On my calculator when I do 18/7 I get 2.5714285714285714285714285714286. From my super limited Math skills 2 is the quotient and .5714285714285714285714285714286 is the remainder.
How can I model this in JavaScript?
Thanks!
var floatingPointPart = (18/7) % 1;
var integerPart = Math.floor(18/7);
Math.floor
will bring it towards the negative end, so -3.3
becomes -4
, unlike Math.trunc
, which brings it to -3
(dropping decimals as expected for a truncation). To be fair the answer was made before ES6 became standard in 2015... See more of Math.trunc here: tc39.es/ecma262/multipage/numbers-and-dates.html#sec-math.trunc
Math.floor has the problem of rounding of the result to wrong direction in case of negative number it would be better to use bitwise operation to obtain interger quotients.
var quot = ~~(num/num1)
Hopefully this works for you!
var rawQuotient = 18/7;
var remainder = rawQuotient % 1;
var quotient = rawQuotient - remainder;
In most mathematics, there's no real need for distinction between the fractional portion and the whole portion, especially given that the whole thing can be expressed as a fraction (18/7ths), as a real number, or as a mix of integers and fractions (2 and 4/7ths).
When you get into programming or engineering, or some other derivative, you have definite uses for the separation; but the quotient is really the whole thing, integer and fraction, however you choose to represent that.
We can use simple mathematics to get answer using only /
& %
operator.
Consider 'num1' as first value & 'num2' as second value. Then :
var Quotient = (num1 - (num1 % num2)) / num2;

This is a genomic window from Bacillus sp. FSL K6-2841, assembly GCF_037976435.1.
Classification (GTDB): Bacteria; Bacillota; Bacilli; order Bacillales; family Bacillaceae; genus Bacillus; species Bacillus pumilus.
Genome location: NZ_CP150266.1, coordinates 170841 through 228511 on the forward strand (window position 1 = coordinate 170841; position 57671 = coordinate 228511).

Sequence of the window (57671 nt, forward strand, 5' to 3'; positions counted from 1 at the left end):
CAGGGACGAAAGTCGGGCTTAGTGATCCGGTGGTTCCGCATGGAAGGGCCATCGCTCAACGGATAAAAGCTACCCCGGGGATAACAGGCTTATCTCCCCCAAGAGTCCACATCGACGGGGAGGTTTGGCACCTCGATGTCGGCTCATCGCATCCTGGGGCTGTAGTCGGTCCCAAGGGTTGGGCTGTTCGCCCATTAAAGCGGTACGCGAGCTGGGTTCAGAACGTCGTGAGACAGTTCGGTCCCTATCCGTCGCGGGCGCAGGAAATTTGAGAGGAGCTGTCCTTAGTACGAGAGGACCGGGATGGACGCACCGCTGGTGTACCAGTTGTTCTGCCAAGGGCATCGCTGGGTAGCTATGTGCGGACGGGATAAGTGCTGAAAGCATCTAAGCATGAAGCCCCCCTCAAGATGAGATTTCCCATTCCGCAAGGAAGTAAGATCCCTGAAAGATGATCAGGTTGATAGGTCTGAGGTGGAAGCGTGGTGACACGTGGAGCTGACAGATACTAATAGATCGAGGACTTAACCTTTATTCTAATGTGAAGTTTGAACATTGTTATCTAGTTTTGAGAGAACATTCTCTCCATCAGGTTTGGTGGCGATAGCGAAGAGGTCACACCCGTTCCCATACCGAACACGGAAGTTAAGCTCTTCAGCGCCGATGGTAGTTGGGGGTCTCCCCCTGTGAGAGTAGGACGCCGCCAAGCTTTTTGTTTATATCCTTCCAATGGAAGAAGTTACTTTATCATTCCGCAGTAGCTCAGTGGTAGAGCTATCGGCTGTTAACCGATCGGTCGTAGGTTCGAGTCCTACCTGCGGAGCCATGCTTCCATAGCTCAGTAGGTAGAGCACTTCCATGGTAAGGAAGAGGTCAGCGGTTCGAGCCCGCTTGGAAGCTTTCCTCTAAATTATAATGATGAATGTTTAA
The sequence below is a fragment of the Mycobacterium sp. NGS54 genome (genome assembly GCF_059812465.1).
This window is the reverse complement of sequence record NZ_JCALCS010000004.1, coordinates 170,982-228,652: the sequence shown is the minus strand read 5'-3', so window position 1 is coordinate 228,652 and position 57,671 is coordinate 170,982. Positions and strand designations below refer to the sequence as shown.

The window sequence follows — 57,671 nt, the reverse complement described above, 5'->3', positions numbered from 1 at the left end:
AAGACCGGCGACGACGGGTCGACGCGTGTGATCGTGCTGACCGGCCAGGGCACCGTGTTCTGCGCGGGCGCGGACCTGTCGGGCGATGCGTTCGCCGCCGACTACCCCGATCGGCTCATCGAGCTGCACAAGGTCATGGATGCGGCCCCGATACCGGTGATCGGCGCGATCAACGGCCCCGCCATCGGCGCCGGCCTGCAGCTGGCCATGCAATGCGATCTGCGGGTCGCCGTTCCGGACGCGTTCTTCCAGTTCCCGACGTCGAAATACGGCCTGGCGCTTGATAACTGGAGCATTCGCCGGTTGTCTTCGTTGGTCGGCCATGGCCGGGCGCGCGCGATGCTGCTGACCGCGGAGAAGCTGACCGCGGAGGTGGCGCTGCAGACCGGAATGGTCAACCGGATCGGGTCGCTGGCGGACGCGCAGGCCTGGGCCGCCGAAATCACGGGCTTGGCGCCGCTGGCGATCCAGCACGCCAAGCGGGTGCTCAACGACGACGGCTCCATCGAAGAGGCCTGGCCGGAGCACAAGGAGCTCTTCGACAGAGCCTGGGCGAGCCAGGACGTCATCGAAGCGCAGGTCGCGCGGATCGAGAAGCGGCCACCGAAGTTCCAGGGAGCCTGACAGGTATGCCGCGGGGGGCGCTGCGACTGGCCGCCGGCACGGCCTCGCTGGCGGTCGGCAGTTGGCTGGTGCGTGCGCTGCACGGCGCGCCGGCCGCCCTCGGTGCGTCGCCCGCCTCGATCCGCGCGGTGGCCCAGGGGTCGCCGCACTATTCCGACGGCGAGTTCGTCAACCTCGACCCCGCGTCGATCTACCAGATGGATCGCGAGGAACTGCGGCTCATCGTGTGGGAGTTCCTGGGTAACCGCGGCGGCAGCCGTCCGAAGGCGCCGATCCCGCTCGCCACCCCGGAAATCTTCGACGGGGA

var FloatingPoint = (num1 % num2) / num2;
2 is the quotient (or integer part of the result), 4 is the remainder, and 4/7 is the floating point part of the result, which the OP is requesting.
var result = (18/7);
var integerPart = Math.floor(result);
var floatingPointPart = result - integerPart;
integerPart and floatingPointPart are the requested values.
The quotient and remainder can be found using integer division and the modulo (%
) operator respectively.
let quotient = 18n / 7n;
let remainder = 18 % 7;
console.log(`${quotient}, ${remainder}`);
Floating point numbers can be converted to big integers:
let dividend = 18;
let divisor = 7;
let quotient = BigInt(dividend) / BigInt(divisor);
let remainder = dividend % divisor;
console.log(`${quotient}, ${remainder}`);
Alternatively, use Math.trunc
:
let quotient = Math.trunc(18 / 7);
let remainder = 18 % 7;
console.log(`${quotient}, ${remainder}`);
In the decimal number 2.5714285714285716
,
the quotient, which also is the whole part, is 2
and the decimal/fractional part is 0.5714285714285716
or 0.5714285714285716
but actually, the remainder is 4.000000000000002 or 4
let decimal = 18 / 7;
let quotient = ~~decimal;
let dec_remainder = decimal - quotient;
let dec_remainder0 = decimal % 1;
let remainder = dec_remainder * 7;
let remainder0 = 18 % 7;
document.body.innerHTML = "In the decimal number "+decimal+",<br/>
the quotient, which also is the whole part, is "+quotient+"<br/>
and the decimal/fractional part is "+dec_remainder+ " or " + dec_remainder0 + "<br/>
but actually, the remainder is "+remainder+" or "+remainder0 ;
<!DOCTYPE html>
<html>
<body>
</body>
</html>
You can determine the quotient in several ways.
Actually, 2 is the quotient and 4/18 is the remainder.
Math.divideby= function(d, dby){
var q= Math.floor(d/dby), r= d-(q*dby);
return r== 0? q:q+' and '+r+'/'+d;
}
Math.divideby(18,7)
/* returned value: (String) */
2 and 4/18
4
?18%7 === 4
.fractional part of the quotient
as opposed to theinteger part of the quotient
. Theremainder
value of4
comes from7 * .5714285714285714285714285714286
if you were wondering.